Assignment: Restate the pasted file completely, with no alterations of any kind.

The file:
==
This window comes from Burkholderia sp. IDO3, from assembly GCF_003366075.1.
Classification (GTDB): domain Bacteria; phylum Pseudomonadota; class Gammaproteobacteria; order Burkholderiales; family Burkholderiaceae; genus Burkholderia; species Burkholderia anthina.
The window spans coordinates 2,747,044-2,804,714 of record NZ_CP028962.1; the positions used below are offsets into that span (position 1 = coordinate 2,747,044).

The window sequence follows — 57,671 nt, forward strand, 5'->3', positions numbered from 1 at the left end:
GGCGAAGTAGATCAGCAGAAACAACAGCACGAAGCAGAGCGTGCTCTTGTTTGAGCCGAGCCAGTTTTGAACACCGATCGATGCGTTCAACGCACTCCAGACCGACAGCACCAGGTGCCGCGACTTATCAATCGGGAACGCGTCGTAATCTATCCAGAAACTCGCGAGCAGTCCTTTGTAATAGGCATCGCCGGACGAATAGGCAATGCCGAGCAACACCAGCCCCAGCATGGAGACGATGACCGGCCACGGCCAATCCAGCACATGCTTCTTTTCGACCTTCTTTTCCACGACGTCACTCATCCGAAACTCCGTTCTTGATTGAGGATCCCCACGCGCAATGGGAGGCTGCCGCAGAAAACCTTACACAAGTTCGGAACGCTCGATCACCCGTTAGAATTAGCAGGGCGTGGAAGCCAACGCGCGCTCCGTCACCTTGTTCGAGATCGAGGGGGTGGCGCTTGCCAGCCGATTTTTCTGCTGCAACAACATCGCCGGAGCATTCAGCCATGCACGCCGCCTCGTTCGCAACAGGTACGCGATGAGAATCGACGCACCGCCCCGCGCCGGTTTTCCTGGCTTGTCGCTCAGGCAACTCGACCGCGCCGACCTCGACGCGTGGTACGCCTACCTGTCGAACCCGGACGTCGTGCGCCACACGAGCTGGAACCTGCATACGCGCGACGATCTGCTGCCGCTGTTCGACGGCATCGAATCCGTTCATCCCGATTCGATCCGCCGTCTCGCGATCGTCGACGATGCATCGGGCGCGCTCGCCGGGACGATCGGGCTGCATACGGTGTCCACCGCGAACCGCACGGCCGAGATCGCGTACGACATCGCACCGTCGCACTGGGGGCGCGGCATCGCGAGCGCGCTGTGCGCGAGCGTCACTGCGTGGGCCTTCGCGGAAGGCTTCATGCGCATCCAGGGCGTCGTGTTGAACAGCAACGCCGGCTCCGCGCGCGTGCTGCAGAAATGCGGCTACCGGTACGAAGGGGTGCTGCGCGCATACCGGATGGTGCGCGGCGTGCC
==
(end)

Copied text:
This window comes from Burkholderia sp. IDO3, from assembly GCF_003366075.1.
Classification (GTDB): domain Bacteria; phylum Pseudomonadota; class Gammaproteobacteria; order Burkholderiales; family Burkholderiaceae; genus Burkholderia; species Burkholderia anthina.
The window spans coordinates 2,747,044-2,804,714 of record NZ_CP028962.1; the positions used below are offsets into that span (position 1 = coordinate 2,747,044).

The window sequence follows — 57,671 nt, forward strand, 5'->3', positions numbered from 1 at the left end:
GGCGAAGTAGATCAGCAGAAACAACAGCACGAAGCAGAGCGTGCTCTTGTTTGAGCCGAGCCAGTTTTGAACACCGATCGATGCGTTCAACGCACTCCAGACCGACAGCACCAGGTGCCGCGACTTATCAATCGGGAACGCGTCGTAATCTATCCAGAAACTCGCGAGCAGTCCTTTGTAATAGGCATCGCCGGACGAATAGGCAATGCCGAGCAACACCAGCCCCAGCATGGAGACGATGACCGGCCACGGCCAATCCAGCACATGCTTCTTTTCGACCTTCTTTTCCACGACGTCACTCATCCGAAACTCCGTTCTTGATTGAGGATCCCCACGCGCAATGGGAGGCTGCCGCAGAAAACCTTACACAAGTTCGGAACGCTCGATCACCCGTTAGAATTAGCAGGGCGTGGAAGCCAACGCGCGCTCCGTCACCTTGTTCGAGATCGAGGGGGTGGCGCTTGCCAGCCGATTTTTCTGCTGCAACAACATCGCCGGAGCATTCAGCCATGCACGCCGCCTCGTTCGCAACAGGTACGCGATGAGAATCGACGCACCGCCCCGCGCCGGTTTTCCTGGCTTGTCGCTCAGGCAACTCGACCGCGCCGACCTCGACGCGTGGTACGCCTACCTGTCGAACCCGGACGTCGTGCGCCACACGAGCTGGAACCTGCATACGCGCGACGATCTGCTGCCGCTGTTCGACGGCATCGAATCCGTTCATCCCGATTCGATCCGCCGTCTCGCGATCGTCGACGATGCATCGGGCGCGCTCGCCGGGACGATCGGGCTGCATACGGTGTCCACCGCGAACCGCACGGCCGAGATCGCGTACGACATCGCACCGTCGCACTGGGGGCGCGGCATCGCGAGCGCGCTGTGCGCGAGCGTCACTGCGTGGGCCTTCGCGGAAGGCTTCATGCGCATCCAGGGCGTCGTGTTGAACAGCAACGCCGGCTCCGCGCGCGTGCTGCAGAAATGCGGCTACCGGTACGAAGGGGTGCTGCGCGCATACCGGATGGTGCGCGGCGTGCC